John Penny Mandy, Snr. SV/PROG
|Birthplace:||Sidcup, Greater London, UK|
|Death:||Died in Grahamstown, Western District, Eastern Cape, South Africa|
|Place of Burial:||Grahamstown, Cape, South Africa|
Son of John Mandy and Elizabeth Mandy
|Managed by:||Private User|
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About John Penny Mandy, Snr. SV/PROG
1820 British Settler
John Penny Mandy 32, Carpenter, and Leader of his Party, together with his wife Mary Ann Day 29, and 3 children, were members of Mandy's Party of 44 Settlers on the Nautilus.
Party originated from Surrey
Departed London on 3 December 1819. Arrived Table Bay, Cape Town - 17 March 1820. Final Port - Algoa Bay, Port Elizabeth 14 April 1820.
Area Allocated to the Party : Kap River
- John Wilkinson Mandy 6
- Stephen Day Mandy 5
- William Day Mandy (born at sea)
Newspaper cuttings from the Eastern Cape.
Herald, June 1970
1820 Descendant with a difference.
Settler Grandpa born at sea. Part I
At 63, Mr. Gray MANDY of Port Elizabeth must be one of the youngest grandchildren of an 1820 Settler in the Eastern Cape. For his grandfather was one of the babies born at sea on the way from Britain to South Africa. Mr. MANDY, a well-known Port Elizabeth business manager, could not attend today's 150th anniversary celebrations. He is holidaying in Durban. but the elder brother, Mr. Baden MANDY, will be here for the festivities. During a visit to Port Elizabeth he is standing in for Mr. Gray MANDY as a manager of an accommodation centre during his absence. Before he left, Mr. Gray MANDY and his brother told me about their "baby Settler" grandfather.
Their great-grandfather, Mr. John Penny MANDY, was the leader of a party which sailed from the Thames in the Nautilus in December, 1819, reaching Algoa Bay in April the following year. John MANDY and his wife, Mary Anne, left England with two sons, John Wilkinson, aged six and Stephen Day, aged five.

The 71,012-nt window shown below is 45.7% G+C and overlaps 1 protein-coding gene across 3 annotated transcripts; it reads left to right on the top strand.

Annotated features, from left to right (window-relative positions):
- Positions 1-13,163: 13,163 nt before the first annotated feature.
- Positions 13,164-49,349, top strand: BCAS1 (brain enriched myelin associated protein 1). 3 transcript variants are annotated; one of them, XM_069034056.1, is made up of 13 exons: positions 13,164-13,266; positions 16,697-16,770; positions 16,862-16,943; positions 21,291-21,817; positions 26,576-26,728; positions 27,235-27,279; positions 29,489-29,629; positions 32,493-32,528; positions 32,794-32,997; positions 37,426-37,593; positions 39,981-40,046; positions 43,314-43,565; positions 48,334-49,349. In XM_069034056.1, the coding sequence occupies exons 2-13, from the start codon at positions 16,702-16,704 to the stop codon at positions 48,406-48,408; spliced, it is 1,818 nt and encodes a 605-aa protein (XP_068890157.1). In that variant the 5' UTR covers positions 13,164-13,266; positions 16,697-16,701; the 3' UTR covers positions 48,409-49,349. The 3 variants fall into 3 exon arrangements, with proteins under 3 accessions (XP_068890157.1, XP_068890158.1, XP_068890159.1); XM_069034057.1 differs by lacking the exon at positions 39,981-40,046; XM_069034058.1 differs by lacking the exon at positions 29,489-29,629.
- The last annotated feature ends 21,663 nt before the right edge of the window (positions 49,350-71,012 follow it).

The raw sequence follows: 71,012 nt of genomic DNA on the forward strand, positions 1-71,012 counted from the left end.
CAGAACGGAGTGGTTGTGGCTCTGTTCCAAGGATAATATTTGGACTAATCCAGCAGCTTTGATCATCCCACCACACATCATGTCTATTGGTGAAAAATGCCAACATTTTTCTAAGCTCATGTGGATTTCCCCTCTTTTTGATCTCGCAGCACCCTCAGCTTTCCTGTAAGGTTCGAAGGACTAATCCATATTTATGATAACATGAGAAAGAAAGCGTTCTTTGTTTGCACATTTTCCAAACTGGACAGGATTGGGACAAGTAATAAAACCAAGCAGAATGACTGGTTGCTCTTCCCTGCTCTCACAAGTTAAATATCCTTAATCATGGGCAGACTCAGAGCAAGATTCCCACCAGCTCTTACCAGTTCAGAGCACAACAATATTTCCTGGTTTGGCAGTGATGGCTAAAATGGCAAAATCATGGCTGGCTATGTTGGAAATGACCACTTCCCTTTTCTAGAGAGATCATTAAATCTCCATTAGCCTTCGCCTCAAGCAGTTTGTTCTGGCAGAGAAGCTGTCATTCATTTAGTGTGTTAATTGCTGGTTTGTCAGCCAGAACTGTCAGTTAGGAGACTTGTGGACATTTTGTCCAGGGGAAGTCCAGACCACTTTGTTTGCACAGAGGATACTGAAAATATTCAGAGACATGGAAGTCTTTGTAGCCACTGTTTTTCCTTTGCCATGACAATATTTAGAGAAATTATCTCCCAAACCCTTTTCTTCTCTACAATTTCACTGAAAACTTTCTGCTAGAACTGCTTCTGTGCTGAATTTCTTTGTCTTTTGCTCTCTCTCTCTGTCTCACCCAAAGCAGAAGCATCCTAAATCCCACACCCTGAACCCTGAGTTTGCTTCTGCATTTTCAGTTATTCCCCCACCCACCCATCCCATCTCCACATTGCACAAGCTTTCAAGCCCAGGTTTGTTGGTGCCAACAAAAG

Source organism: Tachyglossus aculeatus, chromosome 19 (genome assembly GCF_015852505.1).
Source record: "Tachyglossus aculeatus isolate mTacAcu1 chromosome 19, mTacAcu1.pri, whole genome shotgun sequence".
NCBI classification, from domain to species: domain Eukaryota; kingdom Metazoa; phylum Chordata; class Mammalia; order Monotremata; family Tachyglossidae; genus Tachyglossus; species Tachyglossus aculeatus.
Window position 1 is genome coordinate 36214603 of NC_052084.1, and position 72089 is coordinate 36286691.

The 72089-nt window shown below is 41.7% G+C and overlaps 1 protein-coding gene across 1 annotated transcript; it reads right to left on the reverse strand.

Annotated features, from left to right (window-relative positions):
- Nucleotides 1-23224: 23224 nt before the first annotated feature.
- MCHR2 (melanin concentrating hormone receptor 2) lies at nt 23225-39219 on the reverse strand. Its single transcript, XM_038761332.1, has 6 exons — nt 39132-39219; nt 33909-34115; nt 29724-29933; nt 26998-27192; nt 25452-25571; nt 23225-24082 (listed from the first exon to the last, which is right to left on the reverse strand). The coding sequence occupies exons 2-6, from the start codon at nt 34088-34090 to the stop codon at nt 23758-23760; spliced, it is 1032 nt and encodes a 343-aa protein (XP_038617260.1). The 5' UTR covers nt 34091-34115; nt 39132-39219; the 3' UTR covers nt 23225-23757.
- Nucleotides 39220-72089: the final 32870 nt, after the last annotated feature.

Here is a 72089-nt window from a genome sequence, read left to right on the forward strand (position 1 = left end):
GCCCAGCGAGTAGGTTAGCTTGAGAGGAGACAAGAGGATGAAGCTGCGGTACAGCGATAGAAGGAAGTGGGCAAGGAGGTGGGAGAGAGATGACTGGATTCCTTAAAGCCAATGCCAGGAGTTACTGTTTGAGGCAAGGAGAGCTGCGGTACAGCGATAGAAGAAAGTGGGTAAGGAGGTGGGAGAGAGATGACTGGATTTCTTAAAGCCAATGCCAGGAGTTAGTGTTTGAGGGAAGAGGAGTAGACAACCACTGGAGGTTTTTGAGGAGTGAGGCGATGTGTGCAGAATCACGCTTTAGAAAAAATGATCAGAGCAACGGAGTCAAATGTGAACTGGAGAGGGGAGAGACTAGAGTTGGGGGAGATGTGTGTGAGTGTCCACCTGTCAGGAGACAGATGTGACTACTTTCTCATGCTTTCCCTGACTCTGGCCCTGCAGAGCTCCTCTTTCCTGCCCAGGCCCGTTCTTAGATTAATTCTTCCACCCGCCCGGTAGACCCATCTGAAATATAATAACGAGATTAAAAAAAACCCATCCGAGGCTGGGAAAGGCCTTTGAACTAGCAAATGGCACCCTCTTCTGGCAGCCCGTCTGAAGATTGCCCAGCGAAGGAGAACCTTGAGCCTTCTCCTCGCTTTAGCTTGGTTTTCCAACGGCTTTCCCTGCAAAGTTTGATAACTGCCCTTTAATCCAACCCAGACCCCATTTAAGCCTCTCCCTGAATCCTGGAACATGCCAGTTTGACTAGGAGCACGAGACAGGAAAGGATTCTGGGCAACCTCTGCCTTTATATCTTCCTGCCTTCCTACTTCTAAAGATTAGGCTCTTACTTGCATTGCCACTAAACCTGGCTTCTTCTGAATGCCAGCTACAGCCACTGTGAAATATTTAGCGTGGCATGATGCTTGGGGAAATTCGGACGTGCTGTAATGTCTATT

Two weeks before the ship reached Cape Town their third son was born. He was named William Nautilus - his second name, of course, being after the vessel.
The letter which John MANDY wrote to his mother in Kent and posted from Cape Town telling of the baby's birth, was presented to the Albany Museum, Grahamstown, but was destroyed in a fire in the 1920's However, Mr. Baden MANDY has a copy of it. This is how his grandfather's birth was announced:
"I have the pleasure to inform you that on the 1st March, Mary Ann was put to bed with a fine boy in latitude 18 degrees, longitude six degrees."
John, who was a carpenter, and Mary Anne settled at Bathurst, where he built the Drostdy. After their home was burnt down during one of the Frontier Wars, they went to the farm Lushington Valley, between Grahamstown and Bathurst. They had five sons after settling in South Africa. Several of their eight children had large families, so there are many MANDY of Settler descent in the Eastern Cape, Mr. Baden MANDY pointed out.
John's unmarried brother Joseph also accompanied him on the voyage out. Joseph, a wheelwright, is believed to have gone to Harrismith in the Free State, later with the Voortrekkers - possibly with Louis TRICHARDT or Piet RETIEF.
Mr. Baden MANDY and Mr. Gray MANDY are members of a large and closely knit family. The father, the late Mr. Stephen Day MANDY, of Bathurst, married twice. He had six sons of his first marriage and seven children of his second. On the first half of the family, three brothers are still living. They are Mr. Lawrie MANDY, 84 of Margate, a survivor of Delville Wood and Mr. Douglas MANDY, 77 and Mr. George MANDY, 75, both of Bathurst.
Mr. Baden MANDY, 69 is the eldest of the second half. Since retiring as postmaster of Krugersdorp, he and his wife Corrie, who is of French Huguenot descent, have spent most of their time caravanning. They have been in Knysna for the past year. Mr. Gray MANDY, a former Border sportsman, was manager of a big Port Elizabeth hotel, then managed a club before taking up his present position. His wife, Jo, incidentally, is the granddaughter of the Voortrekker leader Andries Hendrik POTGIETER.
The other three brothers, Mr. Stephen Day MANDY, 68, Mr. Aubrey MANDY, 66 and Mr. Claude MANDY, 61 who were all prominent Eastern Province and Border sportsmen, now live in Durban. The youngest member of the family, 58-year-old Mrs. Mary WARRENDER, lives in Salisbury. The other sister died some years ago.
Of the 11 brothers in the two halves of the family, five brothers served in World War I. (The other died before the war) and four survived during World War II - the remaining one, a police detective, being kept back for internal security work.
From Sue MacKay
John MANDY - includes new information taken from original images concerning the family of his wife, Mary Ann Wilkinson DAY, and her parents Stephen DAY and Lydia WILKINSON
John Penny Mandy, Snr. SV/PROG's Timeline
Sidcup, Greater London, UK
April 20, 1813
June 4, 1813
at Sea aboard the Nautilius
February 24, 1815
January 23, 1818
March 1, 1820
At sea on board the Nautilius
September 21, 1826
Grahamstown, Western District, Eastern Cape, South Africa
November 1, 1829
July 21, 1831